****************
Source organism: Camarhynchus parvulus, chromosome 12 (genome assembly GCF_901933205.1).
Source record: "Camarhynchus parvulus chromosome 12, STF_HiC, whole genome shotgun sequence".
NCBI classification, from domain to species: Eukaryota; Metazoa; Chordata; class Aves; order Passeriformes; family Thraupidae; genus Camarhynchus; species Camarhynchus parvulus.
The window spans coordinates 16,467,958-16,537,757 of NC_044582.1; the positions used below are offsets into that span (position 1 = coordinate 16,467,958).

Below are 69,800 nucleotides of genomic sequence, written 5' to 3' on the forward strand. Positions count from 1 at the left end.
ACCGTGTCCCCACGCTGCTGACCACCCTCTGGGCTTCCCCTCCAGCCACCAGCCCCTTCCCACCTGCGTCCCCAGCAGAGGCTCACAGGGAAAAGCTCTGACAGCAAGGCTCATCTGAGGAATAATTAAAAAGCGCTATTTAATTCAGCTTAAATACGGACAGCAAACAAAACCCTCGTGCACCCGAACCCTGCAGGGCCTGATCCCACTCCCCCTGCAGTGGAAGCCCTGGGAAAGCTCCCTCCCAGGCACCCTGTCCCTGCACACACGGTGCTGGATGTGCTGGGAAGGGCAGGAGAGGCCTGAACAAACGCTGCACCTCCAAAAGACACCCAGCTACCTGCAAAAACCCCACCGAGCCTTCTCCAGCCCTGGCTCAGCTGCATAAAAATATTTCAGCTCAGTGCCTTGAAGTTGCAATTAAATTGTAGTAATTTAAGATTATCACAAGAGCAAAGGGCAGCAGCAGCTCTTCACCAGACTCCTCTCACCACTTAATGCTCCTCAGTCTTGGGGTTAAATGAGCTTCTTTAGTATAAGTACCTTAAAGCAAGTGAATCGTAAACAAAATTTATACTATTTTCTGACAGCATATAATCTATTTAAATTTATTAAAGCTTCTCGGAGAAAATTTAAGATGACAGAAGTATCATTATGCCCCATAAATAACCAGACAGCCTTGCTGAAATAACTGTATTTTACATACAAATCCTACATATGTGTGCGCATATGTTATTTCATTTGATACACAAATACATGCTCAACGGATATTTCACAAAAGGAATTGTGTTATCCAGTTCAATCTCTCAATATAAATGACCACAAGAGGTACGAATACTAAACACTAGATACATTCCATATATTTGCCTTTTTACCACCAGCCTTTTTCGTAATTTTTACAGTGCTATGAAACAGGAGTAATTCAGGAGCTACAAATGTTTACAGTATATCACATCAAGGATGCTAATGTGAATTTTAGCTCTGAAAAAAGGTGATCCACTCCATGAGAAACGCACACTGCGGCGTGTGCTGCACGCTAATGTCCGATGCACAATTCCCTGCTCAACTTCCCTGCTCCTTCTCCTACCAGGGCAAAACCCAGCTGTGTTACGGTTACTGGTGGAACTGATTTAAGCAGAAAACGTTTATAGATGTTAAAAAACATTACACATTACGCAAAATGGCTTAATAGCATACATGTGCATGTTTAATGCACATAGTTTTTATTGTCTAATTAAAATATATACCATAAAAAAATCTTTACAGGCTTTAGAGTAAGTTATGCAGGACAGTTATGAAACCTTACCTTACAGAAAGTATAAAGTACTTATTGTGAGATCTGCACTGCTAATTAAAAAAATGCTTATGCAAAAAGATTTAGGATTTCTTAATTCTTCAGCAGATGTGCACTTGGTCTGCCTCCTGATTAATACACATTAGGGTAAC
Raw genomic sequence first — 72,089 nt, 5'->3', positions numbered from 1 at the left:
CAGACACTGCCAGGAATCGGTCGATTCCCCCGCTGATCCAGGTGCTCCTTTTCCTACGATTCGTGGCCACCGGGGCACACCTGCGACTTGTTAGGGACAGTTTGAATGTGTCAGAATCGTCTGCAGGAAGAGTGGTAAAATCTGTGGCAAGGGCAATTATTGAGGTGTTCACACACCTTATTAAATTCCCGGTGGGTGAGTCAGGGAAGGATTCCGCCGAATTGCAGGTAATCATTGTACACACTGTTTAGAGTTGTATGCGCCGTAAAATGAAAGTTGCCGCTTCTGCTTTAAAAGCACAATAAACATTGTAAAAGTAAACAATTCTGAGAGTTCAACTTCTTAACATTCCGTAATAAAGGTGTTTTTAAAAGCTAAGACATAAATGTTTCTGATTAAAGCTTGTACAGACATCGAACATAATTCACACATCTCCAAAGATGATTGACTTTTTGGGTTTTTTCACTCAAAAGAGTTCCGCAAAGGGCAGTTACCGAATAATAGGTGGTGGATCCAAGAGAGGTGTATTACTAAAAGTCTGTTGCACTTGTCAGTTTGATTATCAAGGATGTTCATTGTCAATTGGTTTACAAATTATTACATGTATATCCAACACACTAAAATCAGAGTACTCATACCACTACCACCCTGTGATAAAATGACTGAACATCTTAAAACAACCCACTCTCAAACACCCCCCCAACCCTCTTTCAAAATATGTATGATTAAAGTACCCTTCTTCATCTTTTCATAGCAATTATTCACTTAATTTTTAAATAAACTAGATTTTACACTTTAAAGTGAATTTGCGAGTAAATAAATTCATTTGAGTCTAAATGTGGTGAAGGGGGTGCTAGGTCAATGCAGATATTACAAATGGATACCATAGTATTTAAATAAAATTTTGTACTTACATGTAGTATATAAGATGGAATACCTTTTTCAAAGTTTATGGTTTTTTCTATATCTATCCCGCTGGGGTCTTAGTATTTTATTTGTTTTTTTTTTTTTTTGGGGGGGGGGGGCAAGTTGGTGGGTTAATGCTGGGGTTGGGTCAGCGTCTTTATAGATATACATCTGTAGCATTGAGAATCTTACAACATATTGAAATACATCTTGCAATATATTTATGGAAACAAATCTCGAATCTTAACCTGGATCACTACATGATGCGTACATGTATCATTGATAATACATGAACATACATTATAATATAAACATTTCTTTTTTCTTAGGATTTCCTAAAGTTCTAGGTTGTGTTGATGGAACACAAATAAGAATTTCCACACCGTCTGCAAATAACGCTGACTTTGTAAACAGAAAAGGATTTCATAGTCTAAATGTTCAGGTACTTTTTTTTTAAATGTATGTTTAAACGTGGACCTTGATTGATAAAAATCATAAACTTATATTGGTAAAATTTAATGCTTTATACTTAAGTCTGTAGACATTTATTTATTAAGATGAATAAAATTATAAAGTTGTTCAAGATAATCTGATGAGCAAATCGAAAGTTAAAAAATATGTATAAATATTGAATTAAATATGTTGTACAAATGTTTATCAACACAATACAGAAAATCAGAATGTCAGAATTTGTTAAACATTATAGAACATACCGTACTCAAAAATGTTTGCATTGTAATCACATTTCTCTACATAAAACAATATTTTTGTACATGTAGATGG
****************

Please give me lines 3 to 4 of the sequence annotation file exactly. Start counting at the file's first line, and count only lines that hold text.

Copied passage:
NCBI classification, from domain to species: Eukaryota; Metazoa; Chordata; class Aves; order Passeriformes; family Thraupidae; genus Camarhynchus; species Camarhynchus parvulus.
The window spans coordinates 16,467,958-16,537,757 of NC_044582.1; the positions used below are offsets into that span (position 1 = coordinate 16,467,958).